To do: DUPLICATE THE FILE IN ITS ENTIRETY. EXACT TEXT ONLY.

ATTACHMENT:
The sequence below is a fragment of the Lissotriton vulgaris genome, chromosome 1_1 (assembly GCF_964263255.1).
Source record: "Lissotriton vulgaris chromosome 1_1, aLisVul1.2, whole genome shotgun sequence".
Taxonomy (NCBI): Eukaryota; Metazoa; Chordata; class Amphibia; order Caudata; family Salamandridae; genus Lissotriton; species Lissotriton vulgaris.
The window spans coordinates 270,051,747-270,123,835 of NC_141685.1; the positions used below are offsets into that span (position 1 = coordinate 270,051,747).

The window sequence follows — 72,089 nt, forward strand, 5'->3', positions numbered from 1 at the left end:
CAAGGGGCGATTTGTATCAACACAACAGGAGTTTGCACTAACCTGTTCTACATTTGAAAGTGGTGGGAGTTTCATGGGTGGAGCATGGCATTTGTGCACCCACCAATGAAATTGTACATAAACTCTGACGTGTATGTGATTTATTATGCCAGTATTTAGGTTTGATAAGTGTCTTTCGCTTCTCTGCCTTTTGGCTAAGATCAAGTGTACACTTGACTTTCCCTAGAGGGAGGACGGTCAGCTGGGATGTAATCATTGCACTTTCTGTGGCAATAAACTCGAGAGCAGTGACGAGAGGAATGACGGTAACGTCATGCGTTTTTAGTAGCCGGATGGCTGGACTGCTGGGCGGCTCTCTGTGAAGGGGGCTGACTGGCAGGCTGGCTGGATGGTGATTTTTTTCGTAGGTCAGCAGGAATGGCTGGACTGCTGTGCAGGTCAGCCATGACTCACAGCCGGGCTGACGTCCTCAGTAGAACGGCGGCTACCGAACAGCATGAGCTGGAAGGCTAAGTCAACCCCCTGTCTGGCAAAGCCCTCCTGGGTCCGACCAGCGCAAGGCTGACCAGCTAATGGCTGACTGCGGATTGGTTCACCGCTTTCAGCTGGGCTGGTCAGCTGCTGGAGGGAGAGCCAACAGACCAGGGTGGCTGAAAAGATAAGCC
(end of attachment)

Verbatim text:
The sequence below is a fragment of the Lissotriton vulgaris genome, chromosome 1_1 (assembly GCF_964263255.1).
Source record: "Lissotriton vulgaris chromosome 1_1, aLisVul1.2, whole genome shotgun sequence".
Taxonomy (NCBI): Eukaryota; Metazoa; Chordata; class Amphibia; order Caudata; family Salamandridae; genus Lissotriton; species Lissotriton vulgaris.
The window spans coordinates 270,051,747-270,123,835 of NC_141685.1; the positions used below are offsets into that span (position 1 = coordinate 270,051,747).

The window sequence follows — 72,089 nt, forward strand, 5'->3', positions numbered from 1 at the left end:
CAAGGGGCGATTTGTATCAACACAACAGGAGTTTGCACTAACCTGTTCTACATTTGAAAGTGGTGGGAGTTTCATGGGTGGAGCATGGCATTTGTGCACCCACCAATGAAATTGTACATAAACTCTGACGTGTATGTGATTTATTATGCCAGTATTTAGGTTTGATAAGTGTCTTTCGCTTCTCTGCCTTTTGGCTAAGATCAAGTGTACACTTGACTTTCCCTAGAGGGAGGACGGTCAGCTGGGATGTAATCATTGCACTTTCTGTGGCAATAAACTCGAGAGCAGTGACGAGAGGAATGACGGTAACGTCATGCGTTTTTAGTAGCCGGATGGCTGGACTGCTGGGCGGCTCTCTGTGAAGGGGGCTGACTGGCAGGCTGGCTGGATGGTGATTTTTTTCGTAGGTCAGCAGGAATGGCTGGACTGCTGTGCAGGTCAGCCATGACTCACAGCCGGGCTGACGTCCTCAGTAGAACGGCGGCTACCGAACAGCATGAGCTGGAAGGCTAAGTCAACCCCCTGTCTGGCAAAGCCCTCCTGGGTCCGACCAGCGCAAGGCTGACCAGCTAATGGCTGACTGCGGATTGGTTCACCGCTTTCAGCTGGGCTGGTCAGCTGCTGGAGGGAGAGCCAACAGACCAGGGTGGCTGAAAAGATAAGCC